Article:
People often have specific health goals in mind when walking into a whole food or supplement store, so it makes sense for storeowners to aid them in their search for products suited to their needs. This usually is accomplished with signage and store sections, pointing the customer in the direction of, say, the whole-grains section, or the aisle containing vitamin D supplements. Taking things a step further, though, can often lead to more satisfied customers and better sales.
Case in point: Sunflower Farmers Market, a chain with 28 locations in six southwestern states based in Boulder, CO, has begun a creative new program aimed at creating a better shopping experience. Called the “Smart Tags Program,” it involves color-coded labeling that clearly and quickly provides shoppers with information about a product’s nutritional content.
The system was developed by Sunflower Farmers Market’s resident nutritionist, Maya E. Nahra, R.D. Without any input from the products’ manufacturers, the labels were created to represent the best dietary advice. Along with recommendations made by the American Dietetic Association, Nahra looked to her own experience and knowledge of whole foods to inform the criteria for the Smart Tags. The color orange designates Smart Celiac products; red is for heart health products; blue labels affix to recommended carbohydrates; and Smart Weight tags are colored purple. “I wanted to be sure I touched on the top three diseases currently plaguing America right now: diabetes, heart disease and obesity…I added the fourth for the rising trend of food allergies,” Nahra says.
Each product must fit specific criteria to qualify for a label at Sunflower stores, which are also named Newflower Farmers Market in some locations. Orange labeled products must be completely gluten-free, because they are aimed at someone shopping for a celiac-restricted diet. The red labels have to be low in sodium, defined as anything below the FDA recommendation of 140 mg/serving. Blue products must be high in fiber (2.5-4.9 g/serving) and made of 100% whole cereal grain. Purple Smart Weight products are required to include a lean source of protein, and to be less than 500 calories a serving.
All labeled products must use “clean” ingredients, excluding additives, preservatives and unnatural sweeteners. The company Web site also provides brochures based on these product categories, which can be brought to the store as a shopping aid. Customers seem to have taken to the idea. Nahra says there has been “nothing but positive response. It is easy to read, understand and follow.”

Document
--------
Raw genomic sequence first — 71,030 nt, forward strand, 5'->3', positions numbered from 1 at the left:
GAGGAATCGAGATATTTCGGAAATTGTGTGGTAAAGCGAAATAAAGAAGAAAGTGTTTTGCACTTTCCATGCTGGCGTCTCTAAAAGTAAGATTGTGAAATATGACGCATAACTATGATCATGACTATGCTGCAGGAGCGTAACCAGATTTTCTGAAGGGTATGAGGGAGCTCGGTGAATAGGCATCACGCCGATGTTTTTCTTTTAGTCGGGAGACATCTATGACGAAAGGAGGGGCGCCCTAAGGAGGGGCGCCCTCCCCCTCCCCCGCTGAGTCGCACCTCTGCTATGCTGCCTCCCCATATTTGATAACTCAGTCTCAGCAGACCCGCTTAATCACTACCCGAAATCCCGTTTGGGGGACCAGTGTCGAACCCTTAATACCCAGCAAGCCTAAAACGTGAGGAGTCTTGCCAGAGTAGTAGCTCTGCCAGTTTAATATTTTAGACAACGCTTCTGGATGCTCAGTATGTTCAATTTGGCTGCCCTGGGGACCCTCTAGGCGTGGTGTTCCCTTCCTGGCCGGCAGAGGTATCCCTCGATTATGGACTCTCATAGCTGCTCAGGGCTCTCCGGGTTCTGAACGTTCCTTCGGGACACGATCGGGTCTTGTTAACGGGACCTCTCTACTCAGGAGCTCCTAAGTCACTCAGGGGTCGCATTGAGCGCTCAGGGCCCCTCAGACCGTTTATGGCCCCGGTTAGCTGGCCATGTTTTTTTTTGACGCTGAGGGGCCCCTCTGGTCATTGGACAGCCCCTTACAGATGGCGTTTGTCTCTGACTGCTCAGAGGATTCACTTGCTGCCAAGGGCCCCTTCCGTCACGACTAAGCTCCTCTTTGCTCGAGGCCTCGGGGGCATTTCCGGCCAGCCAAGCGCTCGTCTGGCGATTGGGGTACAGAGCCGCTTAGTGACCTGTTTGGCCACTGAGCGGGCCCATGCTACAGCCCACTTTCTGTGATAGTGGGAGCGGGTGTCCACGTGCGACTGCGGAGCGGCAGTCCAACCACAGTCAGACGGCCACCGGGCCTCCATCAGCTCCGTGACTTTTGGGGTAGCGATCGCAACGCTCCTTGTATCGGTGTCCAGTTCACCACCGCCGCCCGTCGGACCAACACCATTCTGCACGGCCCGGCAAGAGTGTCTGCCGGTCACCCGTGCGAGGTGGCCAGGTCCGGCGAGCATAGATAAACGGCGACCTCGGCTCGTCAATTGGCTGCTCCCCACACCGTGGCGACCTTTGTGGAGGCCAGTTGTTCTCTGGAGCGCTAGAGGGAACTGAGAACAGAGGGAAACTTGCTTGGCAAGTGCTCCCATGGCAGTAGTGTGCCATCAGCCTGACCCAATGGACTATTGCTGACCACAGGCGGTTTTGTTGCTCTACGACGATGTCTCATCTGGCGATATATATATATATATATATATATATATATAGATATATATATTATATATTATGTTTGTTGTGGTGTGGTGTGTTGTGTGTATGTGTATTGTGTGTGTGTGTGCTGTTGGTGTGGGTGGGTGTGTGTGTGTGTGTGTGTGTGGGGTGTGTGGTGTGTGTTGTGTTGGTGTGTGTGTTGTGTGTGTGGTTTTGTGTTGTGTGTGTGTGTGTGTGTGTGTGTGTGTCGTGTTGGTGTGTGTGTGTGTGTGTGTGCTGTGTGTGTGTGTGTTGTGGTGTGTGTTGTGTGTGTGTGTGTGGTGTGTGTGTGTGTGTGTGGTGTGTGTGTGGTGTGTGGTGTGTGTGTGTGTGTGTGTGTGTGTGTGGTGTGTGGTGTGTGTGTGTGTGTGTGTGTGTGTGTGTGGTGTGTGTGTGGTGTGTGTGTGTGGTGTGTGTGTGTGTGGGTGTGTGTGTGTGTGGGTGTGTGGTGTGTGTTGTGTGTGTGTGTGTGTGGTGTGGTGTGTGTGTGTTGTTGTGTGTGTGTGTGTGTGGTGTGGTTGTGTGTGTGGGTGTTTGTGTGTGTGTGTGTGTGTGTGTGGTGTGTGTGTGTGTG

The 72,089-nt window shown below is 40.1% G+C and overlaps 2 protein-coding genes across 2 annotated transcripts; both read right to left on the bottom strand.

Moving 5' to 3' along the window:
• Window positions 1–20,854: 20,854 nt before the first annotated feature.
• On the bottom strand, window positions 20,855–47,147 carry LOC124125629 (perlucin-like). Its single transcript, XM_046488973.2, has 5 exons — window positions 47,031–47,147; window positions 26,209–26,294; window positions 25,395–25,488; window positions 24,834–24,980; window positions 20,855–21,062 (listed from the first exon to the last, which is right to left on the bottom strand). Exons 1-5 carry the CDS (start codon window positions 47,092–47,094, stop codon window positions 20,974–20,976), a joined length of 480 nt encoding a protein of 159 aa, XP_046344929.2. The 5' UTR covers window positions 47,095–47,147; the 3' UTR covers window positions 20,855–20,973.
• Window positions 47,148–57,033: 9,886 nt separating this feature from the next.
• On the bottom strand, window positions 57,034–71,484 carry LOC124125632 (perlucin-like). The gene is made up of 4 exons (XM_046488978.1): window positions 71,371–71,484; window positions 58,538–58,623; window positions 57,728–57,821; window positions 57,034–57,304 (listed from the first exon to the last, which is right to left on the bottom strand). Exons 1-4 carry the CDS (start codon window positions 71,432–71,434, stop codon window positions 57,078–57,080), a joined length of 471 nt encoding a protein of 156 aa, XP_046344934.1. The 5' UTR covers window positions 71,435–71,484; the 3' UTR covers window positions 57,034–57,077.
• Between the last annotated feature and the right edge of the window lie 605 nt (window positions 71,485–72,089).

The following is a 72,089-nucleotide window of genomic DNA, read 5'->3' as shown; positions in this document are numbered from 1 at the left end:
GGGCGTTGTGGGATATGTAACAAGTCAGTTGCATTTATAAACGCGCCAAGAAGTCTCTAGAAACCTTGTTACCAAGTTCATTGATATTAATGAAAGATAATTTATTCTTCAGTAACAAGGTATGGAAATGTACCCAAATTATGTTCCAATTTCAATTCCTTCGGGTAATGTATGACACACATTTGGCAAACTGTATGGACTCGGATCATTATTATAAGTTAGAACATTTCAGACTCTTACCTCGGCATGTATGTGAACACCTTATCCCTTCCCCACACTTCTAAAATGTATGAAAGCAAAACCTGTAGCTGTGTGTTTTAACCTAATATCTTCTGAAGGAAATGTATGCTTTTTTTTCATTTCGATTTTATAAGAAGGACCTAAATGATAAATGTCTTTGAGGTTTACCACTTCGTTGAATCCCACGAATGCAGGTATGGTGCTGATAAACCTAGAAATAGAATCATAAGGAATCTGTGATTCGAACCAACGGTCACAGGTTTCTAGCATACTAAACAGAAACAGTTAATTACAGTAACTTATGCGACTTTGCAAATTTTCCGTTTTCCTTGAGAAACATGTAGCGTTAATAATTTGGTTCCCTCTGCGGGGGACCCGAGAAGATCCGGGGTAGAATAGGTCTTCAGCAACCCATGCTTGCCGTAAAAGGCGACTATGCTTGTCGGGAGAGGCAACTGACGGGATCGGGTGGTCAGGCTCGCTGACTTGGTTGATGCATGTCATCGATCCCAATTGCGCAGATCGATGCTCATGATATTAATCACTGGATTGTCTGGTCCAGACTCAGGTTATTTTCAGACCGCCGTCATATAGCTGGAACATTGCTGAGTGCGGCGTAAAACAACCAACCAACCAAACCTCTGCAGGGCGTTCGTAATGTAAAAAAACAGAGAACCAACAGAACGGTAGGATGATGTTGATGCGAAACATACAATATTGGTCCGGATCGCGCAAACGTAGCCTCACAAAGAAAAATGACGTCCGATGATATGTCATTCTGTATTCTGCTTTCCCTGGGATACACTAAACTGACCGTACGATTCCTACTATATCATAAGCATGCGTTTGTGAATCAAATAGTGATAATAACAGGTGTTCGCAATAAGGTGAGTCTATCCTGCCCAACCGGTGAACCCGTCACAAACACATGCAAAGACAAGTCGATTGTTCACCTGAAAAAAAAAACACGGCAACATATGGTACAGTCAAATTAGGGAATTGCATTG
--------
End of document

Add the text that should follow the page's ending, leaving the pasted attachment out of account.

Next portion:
The program has been in place since the beginning of 2010, in every product section of every Sunflower Market location. It’s a prime example of an in-house effort to engage with customers by creating a more informative and intuitive atmosphere for shopping. The undifferentiated products lining your shelves, the situation in most stores, may be keeping some consumers from branching out and trying something new. Smart Tags are an attempt to simplify the process of nutritional shopping.
There are many options for improving the shopping experience in your store, and some can be put into action right away. Wider aisles can encourage customers to linger longer and more comfortably in front of a display. The frequent result is that they find a product they’ve never tried before that suits their needs. Keeping up with current trends in the natural food world will help you relate to customers, making you better able to inform them about the products everyone is talking about. Varying the way products are displayed, and doing it in an attractive, attention-grabbing and organized fashion can help focus the shopping habits of your customers. A display, for example, devoted to foods friendly to people with peanut allergies will be appreciated by those customers, and will help make their visit more enjoyable, increasing the likelihood of return shopping.
Setting up an efficient and welcoming feedback system is key to developing a relationship with your customers. If they can’t tell you that they find the store layout confusing, by means of a suggestion box or even face-to-face interaction, how will you be able to remedy the problem? To help customers in the way Sunflower stores have done, consider other ways to cater to sensitive-diet shoppers; it doesn’t have to involve an extensive labeling system. Try having employees wear a button encouraging customers to ask about a certain product category. Handouts and posters providing the same information are another way to make customers feel cared after in your store.
Published in WholeFoods Magazine, May 2010